Organ, New Mexico isn’t really a ghost town these days, but I’m gonna make it look like one. Sorry, good people of Organ. I’ll explain in a minute.
Organ is named for the razor-spired Organ Mountains visible to the south, which were themselves named because they look like the pipes of…an organ. After being a mining encampment from the 1840’s, the town was officially founded in 1883 as lead, copper, fluorite, zinc, gold, and silver mines were punched into the hill slopes to the northeast with ever-increasing frequency. By the turn of the century, Organ was peaking at about 1,800 residents, seven saloons, two smelters, two general stores, a two-teacher school, a Catholic church, a post office, a hotel, and a jail in a tunnel that had once been a powder magazine.
It seems strange that Organ was not called San Augustin, in honor of the San Augustin Mountains immediately to the northeast, or 7,030-foot San Augustin Peak, which literally towers over the town to the east, or even San Augustin Pass, now part of US Highway 70/82, which, if traveled eastward, will take you down onto a vast plain and the southern extent of the White Sands Missile Range. But, in 1908, long before US 70/82 was named, it was on this same stretch of road, traveling southwestward toward Las Cruces, that Pat Garrett was shot and killed some 28 years after he'd shot Billy the Kid in Fort Sumner, New Mexico. This bit of Organ’s history has remained long after its mines, which filled with water in the 1930’s, have mostly faded from memory.
Because Organ is the closest inhabited place to White Sands Missile Range, it was revived somewhat in the mid-1940’s when work began on the atomic bomb and missile range employees moved-in. Thus, while the population is still only just over 300, there are many well-kept homes and what looks like it would be a very quaint and tasty Thai restaurant. Too bad it was closed during our visit. Philip Varney mentions Bentley’s Store and Assay Office in New Mexico’s Best Ghost Towns and notes that it had become a private residence. This is still true and, in fact, the old building looks to be very well-maintained with lots of tended greenery out front. Varney also mentions the Organ School, notable for its corner bell tower, but I couldn’t find it. I think the tower has been removed and the school probably now just blends in with its older neighbors.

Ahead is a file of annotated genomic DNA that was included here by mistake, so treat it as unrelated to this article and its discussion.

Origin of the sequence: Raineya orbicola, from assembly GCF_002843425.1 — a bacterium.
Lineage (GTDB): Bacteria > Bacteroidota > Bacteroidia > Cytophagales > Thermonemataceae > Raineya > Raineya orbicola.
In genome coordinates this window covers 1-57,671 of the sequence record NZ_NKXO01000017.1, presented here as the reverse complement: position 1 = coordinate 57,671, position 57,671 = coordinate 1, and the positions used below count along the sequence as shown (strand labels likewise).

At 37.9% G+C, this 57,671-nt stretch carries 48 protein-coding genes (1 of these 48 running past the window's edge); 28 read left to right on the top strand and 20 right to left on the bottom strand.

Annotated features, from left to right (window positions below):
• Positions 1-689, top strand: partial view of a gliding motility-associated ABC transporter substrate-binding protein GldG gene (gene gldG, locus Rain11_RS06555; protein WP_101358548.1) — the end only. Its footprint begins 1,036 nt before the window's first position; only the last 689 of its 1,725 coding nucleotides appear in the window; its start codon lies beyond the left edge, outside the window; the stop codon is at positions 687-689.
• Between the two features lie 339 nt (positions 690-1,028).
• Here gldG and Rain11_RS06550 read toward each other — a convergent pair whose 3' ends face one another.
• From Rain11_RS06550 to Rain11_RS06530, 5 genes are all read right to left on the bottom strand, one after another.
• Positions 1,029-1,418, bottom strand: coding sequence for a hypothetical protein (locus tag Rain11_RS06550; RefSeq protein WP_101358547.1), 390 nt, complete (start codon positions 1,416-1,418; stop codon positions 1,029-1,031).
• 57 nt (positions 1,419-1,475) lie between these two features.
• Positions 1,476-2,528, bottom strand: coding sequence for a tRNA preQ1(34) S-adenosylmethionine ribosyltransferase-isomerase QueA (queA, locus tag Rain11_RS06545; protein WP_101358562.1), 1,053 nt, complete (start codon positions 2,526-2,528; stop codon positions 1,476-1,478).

So, you may ask, if there are a few hundred people living in Organ, renovating their historic homes and eating Thai food, why all these photos of derelict buildings? Well, these pictures were taken on the south side of the highway. Those are the Organ Mountains in the background of a couple. As to WHY virtually every commercial enterprise on that side of the road has been abandoned—and apparently long-abandoned—I can’t say. Perhaps people prefer to eat and shop in Las Cruces, 15 miles away. That’s really the only other city in the area, but as New Mexico’s second-largest it would offer some retail competition. Whatever the case, I find it surprising that the spectacular views of the Organ Mountains to the south, San Augustin Peak to the east and Las Cruces to the southwest haven’t had more people stopping for sandwitches. I know I’d stop for a bite.
Next time we’ll go deep into the Organ Mountains themselves and visit Dripping Springs. But first I need to figure out how to make my crummy photos more presentable. Oh, and the photo above is the only shot from the north side of the highway. In the distance are the Doña Ana Mountains and the northern edge of Las Cruces, beyond which lies the Jornada del Muerto ("Journey of Death"), a waterless, 90-mile stretch of El Camino Real. Sounds like fun, huh?
For more information on Organ, consult ghostowns.com, Wikipedia and, of course, New Mexico’s Best Ghost Towns.